An extensive amount of effort has gone into studying the American Civil War. The reasons for the war and its outcome remain hotly debated. The following are nine of the many arguments that have been put forward for why the Confederacy lost.
The Battle of Gettysburg is one of the most famous tipping points in history. It was the moment at which the Confederacy came closest to victory. Countless alternative history scenarios have revolved around the Confederates having won at Gettysburg and thus achieving independence.
While the defeat at Gettysburg is cited as the reason why the South lost the war, many arguments are provided as to why the Confederates lost that battle.
Some have blamed Robert E. Lee for mismanaging his army. Others blame Jeb Stuart for riding off on a raid and so leaving Lee blind to enemy maneuvers. While these explanations focus on southern failures; there is another view. As George Pickett said when asked why he thought the Confederates had lost at Gettysburg, “I’ve always thought the Yankees had something to do with it.
The Confederacy was at a disadvantage from the start. The Union had several times more men available to fight and a much larger economy with which to support them. Their economy was geared toward manufacturing, and therefore able to provide war materials.
The Confederacy went into the conflict knowing that would be the case. The Confederate strategy was often defensive to counter that disadvantage, but it made a difference.
One of the founding principles of the Confederacy was the self-determination of individual States. That same spirit of dissent and individualism which lead to the revolt also resulted in conflict within the Confederacy. Politicians opposed such necessities as conscription, war taxes, and martial law.
Governor Joseph E. Brown of Georgia and Governor Zebulon Vance of North Carolina appeared to be more concerned with their own power than the Confederacy. They withheld arms and men from the army so they could strengthen their own State Militias.
Such behavior led historian Frank Owsley to declare that the Confederacy’s tombstone should read “DIED OF STATE RIGHTS.”
As well as political divisions, the Confederacy suffered from social divisions.
One division was between different classes of farmers. The South had a plantation economy, its vast estates run by slave-owning businessmen. It was a society that many others were involved in, through jobs associated with the plantations and their produce.
However, many southerners were small-time yeoman farmers. Their livelihoods were not threatened by movements against slavery within the Union or by an openly anti-slavery president. They had less to lose by being in the Union. Some did not support the war from the start. Others turned against it when faced with taxes, conscription, and failure in battle.
The other vast social division was slavery itself. Two-fifths of the population were slaves, the majority of whom did not support the Confederacy cause. An extensive amount of the populace could not be called upon to fight.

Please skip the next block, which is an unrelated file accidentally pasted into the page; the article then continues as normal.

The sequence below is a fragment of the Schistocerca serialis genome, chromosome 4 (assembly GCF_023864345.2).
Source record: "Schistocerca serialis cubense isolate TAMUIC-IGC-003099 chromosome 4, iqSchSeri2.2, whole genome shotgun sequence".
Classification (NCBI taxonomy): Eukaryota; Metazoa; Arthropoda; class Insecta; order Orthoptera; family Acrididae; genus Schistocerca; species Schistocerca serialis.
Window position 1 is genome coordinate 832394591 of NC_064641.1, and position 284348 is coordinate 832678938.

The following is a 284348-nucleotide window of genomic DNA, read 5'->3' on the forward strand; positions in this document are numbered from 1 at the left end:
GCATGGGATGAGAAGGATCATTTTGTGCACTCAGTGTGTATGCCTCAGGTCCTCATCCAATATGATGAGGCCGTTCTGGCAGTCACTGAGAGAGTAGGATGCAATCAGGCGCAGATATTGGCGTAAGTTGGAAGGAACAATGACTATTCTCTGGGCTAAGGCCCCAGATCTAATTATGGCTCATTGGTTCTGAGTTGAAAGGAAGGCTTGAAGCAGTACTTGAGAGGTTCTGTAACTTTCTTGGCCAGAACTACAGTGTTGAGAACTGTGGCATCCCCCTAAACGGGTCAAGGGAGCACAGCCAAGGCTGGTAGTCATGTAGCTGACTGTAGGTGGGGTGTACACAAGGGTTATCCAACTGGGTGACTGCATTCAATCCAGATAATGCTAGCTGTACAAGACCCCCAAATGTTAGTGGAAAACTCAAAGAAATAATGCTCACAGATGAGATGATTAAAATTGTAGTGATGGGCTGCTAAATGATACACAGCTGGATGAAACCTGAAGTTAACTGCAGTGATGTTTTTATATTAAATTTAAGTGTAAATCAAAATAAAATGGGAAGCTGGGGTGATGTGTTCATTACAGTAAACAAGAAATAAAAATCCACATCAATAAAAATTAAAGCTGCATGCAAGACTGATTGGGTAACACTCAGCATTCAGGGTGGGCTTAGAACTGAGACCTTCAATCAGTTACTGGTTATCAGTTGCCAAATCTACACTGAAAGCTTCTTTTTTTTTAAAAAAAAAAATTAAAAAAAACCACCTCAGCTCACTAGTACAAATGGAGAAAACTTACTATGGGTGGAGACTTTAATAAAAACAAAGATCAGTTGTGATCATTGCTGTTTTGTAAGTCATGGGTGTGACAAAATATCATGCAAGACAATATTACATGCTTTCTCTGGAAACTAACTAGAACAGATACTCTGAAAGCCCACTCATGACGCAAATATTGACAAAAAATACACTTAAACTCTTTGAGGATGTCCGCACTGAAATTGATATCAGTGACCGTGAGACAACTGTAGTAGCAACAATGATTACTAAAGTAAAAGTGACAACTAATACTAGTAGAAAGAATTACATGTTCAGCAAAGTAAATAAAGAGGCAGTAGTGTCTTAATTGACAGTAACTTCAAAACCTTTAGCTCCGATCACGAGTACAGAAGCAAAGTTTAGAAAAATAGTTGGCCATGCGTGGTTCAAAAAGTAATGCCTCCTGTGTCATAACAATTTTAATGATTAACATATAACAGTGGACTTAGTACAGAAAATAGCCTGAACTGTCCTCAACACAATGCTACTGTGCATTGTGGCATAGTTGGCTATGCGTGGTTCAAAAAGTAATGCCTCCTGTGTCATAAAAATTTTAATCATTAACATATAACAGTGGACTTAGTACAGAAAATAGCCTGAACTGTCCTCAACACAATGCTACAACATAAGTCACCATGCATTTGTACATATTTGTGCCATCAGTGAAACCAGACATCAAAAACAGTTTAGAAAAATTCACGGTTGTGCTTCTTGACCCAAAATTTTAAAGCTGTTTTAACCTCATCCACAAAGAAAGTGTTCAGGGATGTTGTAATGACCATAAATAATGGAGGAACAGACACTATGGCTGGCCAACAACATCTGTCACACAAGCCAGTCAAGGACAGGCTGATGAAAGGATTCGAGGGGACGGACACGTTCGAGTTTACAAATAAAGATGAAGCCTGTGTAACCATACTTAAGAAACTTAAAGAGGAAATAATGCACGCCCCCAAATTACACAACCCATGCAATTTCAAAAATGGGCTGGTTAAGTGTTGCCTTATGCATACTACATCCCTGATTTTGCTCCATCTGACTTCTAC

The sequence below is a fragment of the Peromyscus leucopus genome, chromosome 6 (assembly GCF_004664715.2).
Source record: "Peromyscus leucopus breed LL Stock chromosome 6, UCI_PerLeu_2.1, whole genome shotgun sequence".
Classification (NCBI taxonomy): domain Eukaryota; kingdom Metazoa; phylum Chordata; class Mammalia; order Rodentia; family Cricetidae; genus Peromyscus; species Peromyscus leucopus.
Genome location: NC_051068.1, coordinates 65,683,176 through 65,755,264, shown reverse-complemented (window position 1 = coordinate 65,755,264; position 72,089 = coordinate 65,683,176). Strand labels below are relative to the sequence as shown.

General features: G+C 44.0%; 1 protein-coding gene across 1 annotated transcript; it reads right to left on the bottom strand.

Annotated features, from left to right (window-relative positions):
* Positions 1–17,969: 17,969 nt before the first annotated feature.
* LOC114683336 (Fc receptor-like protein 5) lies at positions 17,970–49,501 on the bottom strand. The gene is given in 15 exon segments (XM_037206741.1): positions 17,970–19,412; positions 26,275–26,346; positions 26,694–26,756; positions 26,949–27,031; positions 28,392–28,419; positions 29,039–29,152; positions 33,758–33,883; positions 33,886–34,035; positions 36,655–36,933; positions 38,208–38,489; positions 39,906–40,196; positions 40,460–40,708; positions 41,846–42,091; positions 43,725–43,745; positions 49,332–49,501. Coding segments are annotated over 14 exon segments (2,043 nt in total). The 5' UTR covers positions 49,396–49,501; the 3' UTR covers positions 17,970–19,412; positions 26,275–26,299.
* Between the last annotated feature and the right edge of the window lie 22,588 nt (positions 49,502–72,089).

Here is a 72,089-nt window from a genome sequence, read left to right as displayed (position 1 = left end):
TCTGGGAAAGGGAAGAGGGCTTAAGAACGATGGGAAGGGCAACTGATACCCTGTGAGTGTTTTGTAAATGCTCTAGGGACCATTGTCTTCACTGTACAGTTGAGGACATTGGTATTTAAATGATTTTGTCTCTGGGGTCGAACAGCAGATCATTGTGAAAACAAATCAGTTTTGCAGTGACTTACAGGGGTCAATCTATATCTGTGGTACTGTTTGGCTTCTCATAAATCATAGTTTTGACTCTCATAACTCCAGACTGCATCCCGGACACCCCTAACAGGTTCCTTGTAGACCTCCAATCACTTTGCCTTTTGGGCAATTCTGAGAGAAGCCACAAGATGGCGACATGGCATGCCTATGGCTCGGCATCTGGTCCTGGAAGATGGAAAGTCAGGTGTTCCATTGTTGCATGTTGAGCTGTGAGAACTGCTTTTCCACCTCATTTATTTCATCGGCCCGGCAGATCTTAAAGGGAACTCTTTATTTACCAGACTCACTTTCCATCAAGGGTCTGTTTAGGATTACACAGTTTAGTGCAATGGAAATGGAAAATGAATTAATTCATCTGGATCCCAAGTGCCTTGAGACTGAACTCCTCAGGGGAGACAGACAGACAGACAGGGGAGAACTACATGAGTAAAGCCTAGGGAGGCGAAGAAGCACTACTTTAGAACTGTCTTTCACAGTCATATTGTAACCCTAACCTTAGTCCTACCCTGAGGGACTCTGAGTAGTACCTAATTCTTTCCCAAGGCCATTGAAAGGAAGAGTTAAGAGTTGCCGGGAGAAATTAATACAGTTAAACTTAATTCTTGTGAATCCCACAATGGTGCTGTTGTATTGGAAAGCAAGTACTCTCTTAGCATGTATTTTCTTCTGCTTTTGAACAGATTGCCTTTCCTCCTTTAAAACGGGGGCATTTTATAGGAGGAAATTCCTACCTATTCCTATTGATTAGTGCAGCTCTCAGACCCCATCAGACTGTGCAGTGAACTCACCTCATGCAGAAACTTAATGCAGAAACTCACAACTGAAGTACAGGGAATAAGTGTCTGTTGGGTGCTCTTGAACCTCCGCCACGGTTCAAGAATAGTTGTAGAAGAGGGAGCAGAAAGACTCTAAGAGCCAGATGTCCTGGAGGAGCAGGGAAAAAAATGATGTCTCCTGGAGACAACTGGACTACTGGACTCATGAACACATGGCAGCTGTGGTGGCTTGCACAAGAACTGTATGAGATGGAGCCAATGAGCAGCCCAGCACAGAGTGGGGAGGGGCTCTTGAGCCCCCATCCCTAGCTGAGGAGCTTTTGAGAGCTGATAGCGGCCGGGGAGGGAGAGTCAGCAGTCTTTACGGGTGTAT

Will to Fight
Historians, such as southerner E. Merton Coulter, have argued the South lacked the will to win. The Confederacy could have won if they had wanted victory enough to keep fighting despite the setbacks.
Whether or not the will to fight was there from the beginning, losses in the war led to a decrease in morale along the way.
The different characters of those leading the two nations were significant in the war.
Confederate President Jefferson Davis was not a great leader. Stiff and austere, he struggled to manage his subordinates and generals.
Abraham Lincoln, on the other hand, was an incredibly gifted politician. Warm, charismatic, and humorous, he was good at winning people to his side. He had the flexibility to change tactics and to accept losing arguments if it meant winning the war. His presidency was one of the triggers that initiated the war and was also responsible for the Union victory.
The North developed a much stronger group of governmental leaders. Secretary of War Edwin M. Stanton, Quartermaster General Montgomery Meigs, Assistant Secretary of the Navy Gustavus Fox, and others brought great skill and efficiency to their roles.
The American Civil War was one of the first industrially-driven wars. The flow of supplies and transportation was vital to success. The North managed these systems better and ran a more balanced economy to support them. The Confederacy suffered 9,000% inflation, and troops struggled for supplies.
The focus of Civil War historians has tended to be on the war in the east. There, the Confederacy initially had better military leadership in the form of Robert E. Lee.
The focus on the east creates an illusion that Confederate armies were better led. In reality, the Confederates fielded their best commanders in the east, while the Union’s best commanders were in the west.
Union Generals Grant and Sherman showed a strategic brilliance that some have argued out-shone Lee. In that interpretation, Lee kept the Confederacy so focused on the east they lost in the west.
One of the causes of the war, slavery also influenced its outcome. Abolition had advanced elsewhere in the world making it awkward for European politicians to back the Confederacy. Lincoln’s political maneuvers solidified it, ensuring the South’s lack of support from abroad. By offering freedom, Lincoln raised the first official black unit in the US Army; the 54th Massachusetts.
The outcome of the war was decided by a complex mix of factors. How important each one was is a matter of opinion and ever-shifting debate.
James M. McPherson (1996), Drawn with the Sword: Reflections on the American Civil War.